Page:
Like me, the main character is a writer who has had difficulty publishing her first large project, and who avoids the second like the plague. She refers to the living project as “an unhappy marriage, a burdened thing that she could not release simply because the spark, however dull, remained at the center of the book, somewhere under the ash of edits.” This image is fitting for Anna, whose heart is driven by pathos but whose mind clings tightly to the rational world of academia. Like me, she has lost her closest friend to suicide, like me she finds herself in the in-between of pain, the moment after the wound has healed around the knife. Like me, she is beginning to forget the initial confusions: that windy cocktail of rage, violence, and weakness; the breaking of things; the need to be satiated; a lustful desire for validation – to feel both seen and unseen, to disappear, to be consumed.
At the start of the novel, Anna is no longer in the throes of it all. She has crossed the line into a saner and more stable place. She is, for all social intents and purposes “well”, but she is not well. She has found herself in the bog, and like Brontë’s Heathcliff, she wanders in an uncomfortable but natural haze. The small Connecticut town she has sought refuge in is both normal and eerie, perfect and slightly off. There is something wrong with her, yes, but there is also something wrong with the world. She is not trapped; there is no paralysis that so much talk on writer’s block suggests. She is not stuck, she is haunted. The book haunts her.
But what are ghosts? I teach a college class on horror in literature every other semester. We tend to focus on monsters and murderers, physical manifestations of evil. Tangible beings, solid things that feel, and eat, and stink. Things that can kill the same way we can kill. These monsters often lack magic or spells, and even when they do have the dark forces behind them, that magic is usually not what delivers the final blow. Instead, it comes with a knife, a fist, a bite. The monster tears into the flesh the same way we tear into flesh. The monster hunts us the same way we hunt deer, the same way we hunt each other. There is nothing too different from us and them, which of course, is the point. Freudian readings of vampires, zombies, and other monstrous creatures suggest a repressed or hidden desire. The monster expresses the want we cannot face, and so becomes a thing to be feared; the thing – our desire – that will kill us if we do not kill it first. We and the monster are reflections of each other. Like Dorian Gray, the creature comes from within, the ugliness is simply the body turned inside out.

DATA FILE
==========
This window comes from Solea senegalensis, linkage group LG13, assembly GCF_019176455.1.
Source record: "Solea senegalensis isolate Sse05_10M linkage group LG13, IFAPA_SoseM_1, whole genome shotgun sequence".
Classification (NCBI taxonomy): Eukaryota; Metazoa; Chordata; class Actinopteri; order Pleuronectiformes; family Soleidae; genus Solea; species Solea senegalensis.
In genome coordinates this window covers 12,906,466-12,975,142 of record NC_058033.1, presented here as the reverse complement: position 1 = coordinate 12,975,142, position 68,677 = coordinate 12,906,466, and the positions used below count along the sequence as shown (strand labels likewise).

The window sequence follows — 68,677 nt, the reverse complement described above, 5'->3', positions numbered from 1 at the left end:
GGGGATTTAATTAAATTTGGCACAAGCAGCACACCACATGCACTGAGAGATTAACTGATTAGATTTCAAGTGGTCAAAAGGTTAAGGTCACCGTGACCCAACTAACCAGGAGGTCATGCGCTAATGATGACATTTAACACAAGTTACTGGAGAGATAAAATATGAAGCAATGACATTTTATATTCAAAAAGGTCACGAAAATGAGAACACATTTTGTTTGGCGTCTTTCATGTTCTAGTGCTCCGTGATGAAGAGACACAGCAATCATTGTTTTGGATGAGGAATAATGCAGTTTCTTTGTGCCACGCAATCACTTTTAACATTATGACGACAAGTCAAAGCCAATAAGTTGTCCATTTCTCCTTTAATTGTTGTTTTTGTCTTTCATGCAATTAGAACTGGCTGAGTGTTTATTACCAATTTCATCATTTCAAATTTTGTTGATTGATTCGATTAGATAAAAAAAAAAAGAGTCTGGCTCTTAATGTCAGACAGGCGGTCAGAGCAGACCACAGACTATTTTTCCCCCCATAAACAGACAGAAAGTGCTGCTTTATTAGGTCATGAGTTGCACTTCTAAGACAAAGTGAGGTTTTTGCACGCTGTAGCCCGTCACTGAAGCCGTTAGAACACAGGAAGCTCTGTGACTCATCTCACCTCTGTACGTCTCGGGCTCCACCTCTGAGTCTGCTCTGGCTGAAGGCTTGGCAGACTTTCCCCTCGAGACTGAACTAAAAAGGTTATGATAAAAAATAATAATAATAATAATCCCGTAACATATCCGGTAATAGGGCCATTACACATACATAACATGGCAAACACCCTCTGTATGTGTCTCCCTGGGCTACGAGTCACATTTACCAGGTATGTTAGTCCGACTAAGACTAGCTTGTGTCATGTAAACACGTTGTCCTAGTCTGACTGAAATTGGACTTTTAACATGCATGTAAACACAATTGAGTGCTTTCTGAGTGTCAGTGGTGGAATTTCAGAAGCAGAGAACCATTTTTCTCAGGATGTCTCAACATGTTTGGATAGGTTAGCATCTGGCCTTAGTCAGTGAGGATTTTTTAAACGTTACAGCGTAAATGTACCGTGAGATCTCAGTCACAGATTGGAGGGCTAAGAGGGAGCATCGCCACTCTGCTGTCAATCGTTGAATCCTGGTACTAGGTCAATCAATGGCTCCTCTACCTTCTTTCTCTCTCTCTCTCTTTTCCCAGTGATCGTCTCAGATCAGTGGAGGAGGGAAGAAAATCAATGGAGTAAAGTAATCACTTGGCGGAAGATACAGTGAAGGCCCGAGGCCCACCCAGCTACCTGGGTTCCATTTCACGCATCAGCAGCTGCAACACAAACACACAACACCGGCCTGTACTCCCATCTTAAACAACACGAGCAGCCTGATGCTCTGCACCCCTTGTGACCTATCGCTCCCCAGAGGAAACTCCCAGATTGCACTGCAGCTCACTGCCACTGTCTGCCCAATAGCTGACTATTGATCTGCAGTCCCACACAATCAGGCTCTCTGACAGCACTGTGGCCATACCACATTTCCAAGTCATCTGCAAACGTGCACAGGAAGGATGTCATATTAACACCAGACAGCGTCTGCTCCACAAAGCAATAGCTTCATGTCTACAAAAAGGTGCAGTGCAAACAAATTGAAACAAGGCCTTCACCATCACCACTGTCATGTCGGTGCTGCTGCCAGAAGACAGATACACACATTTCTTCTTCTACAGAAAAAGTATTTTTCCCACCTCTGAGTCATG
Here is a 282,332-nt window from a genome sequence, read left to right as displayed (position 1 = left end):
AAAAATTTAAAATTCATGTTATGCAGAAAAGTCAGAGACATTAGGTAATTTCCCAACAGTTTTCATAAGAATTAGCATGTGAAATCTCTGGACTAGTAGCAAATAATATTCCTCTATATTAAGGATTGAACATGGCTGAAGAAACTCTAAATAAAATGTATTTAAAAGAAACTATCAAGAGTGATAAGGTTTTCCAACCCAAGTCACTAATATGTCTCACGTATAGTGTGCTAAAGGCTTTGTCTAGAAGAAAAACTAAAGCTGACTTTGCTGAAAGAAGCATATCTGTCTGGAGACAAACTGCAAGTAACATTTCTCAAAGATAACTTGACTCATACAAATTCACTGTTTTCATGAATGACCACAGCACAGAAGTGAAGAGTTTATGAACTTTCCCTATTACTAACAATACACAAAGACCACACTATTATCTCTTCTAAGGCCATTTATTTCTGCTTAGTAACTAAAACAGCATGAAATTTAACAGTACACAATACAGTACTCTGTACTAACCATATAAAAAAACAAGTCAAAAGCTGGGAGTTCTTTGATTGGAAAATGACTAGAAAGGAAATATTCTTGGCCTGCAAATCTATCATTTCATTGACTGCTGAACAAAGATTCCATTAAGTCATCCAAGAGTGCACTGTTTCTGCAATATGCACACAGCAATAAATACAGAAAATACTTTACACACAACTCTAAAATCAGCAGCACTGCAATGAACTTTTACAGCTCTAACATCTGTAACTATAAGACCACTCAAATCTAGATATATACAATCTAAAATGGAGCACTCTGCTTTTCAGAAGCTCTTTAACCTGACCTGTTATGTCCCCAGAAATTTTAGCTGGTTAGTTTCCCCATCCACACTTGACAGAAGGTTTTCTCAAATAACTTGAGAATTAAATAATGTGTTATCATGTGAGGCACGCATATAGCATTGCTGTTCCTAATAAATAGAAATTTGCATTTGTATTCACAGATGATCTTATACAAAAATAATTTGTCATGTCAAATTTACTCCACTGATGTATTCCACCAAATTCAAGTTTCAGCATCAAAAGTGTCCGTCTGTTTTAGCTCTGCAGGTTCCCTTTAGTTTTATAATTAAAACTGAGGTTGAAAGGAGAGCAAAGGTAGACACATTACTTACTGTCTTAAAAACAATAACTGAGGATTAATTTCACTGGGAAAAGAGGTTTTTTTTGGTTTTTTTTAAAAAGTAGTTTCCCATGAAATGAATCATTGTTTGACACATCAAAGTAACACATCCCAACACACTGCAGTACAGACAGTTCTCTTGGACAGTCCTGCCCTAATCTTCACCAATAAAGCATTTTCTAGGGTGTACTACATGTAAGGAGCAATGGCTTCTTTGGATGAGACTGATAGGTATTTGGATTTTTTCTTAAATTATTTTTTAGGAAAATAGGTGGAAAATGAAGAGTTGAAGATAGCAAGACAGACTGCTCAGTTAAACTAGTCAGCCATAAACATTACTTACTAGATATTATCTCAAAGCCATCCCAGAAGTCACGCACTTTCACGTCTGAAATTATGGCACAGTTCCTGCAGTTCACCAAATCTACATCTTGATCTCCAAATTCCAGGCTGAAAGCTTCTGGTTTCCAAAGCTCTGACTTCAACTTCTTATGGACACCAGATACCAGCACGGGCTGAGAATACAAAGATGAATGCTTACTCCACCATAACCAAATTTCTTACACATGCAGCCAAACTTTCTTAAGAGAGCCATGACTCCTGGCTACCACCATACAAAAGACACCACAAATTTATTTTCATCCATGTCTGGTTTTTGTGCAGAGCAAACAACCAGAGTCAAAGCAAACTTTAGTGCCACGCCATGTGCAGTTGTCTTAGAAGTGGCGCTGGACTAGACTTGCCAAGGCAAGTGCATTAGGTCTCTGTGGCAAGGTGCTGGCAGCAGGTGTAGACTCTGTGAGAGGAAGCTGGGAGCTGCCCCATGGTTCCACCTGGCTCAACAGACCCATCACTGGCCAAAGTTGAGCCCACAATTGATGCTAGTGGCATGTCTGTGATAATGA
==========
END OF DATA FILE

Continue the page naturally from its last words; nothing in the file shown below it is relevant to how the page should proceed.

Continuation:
But a ghost is not a tangible thing. It is not a solid, physical mass. It is thin, transparent, and at times invisible. Ghosts are not “like” us, they are us, or at least what is left of us when the material and the tangible are shed. When we are not what we used to be. Draped in the thin shreds of the soul, the ghost comes to warn, to teach, to deliver the message. According to most folklore, the apparition appears when there is unfinished business. But what if the ghost has no task? What if this isn’t about business at all, but grief? What if the ghost is simply a reminder, a constant signaling of what has been lost, what will not be gained? Because of death, possibility, the ghost reminds us, is cut off.
Like Anna, I am haunted by the book, and like Anna, I am asking the book what it wants. For her, the ghost appears as a naked woman in the woods, standing bare and exposed in the strange suburb where she is house-sitting. Like Anna, I too stare out the window and wonder quietly if I am losing my mind or if the apparition is real, if it is a Bertha of sorts, a manifestation of my own self somehow escaped from the attic of my own making. Is it desire we are seeking? I think not. The woman in the woods is no monster. Who is she? Unlike Carson, Anna and I have yet to find an answer. I suppose we will keep on writing.
In our own small way, L’Esprit seeks to help preserve the legacy and significance of Modernist literature by publishing work in its spirit. In this hundred-year celebration of Mrs. Dalloway, Ulysses, and The Waste Land, we have been honored to be able to add our gig lamp to Modernism’s luminous century. It is that which remains that holds that which is lost. There is art, there is memory, and there are the flickering strands of life, ephemeral and entombed. It is by writing, reading, and creating that we feel our way through the future on towards the past.
And so, in that light, a sincere merci beaucoup to everyone who made Issue Zero, ModernDay22, and Issue One possible this year, and à la prochaine.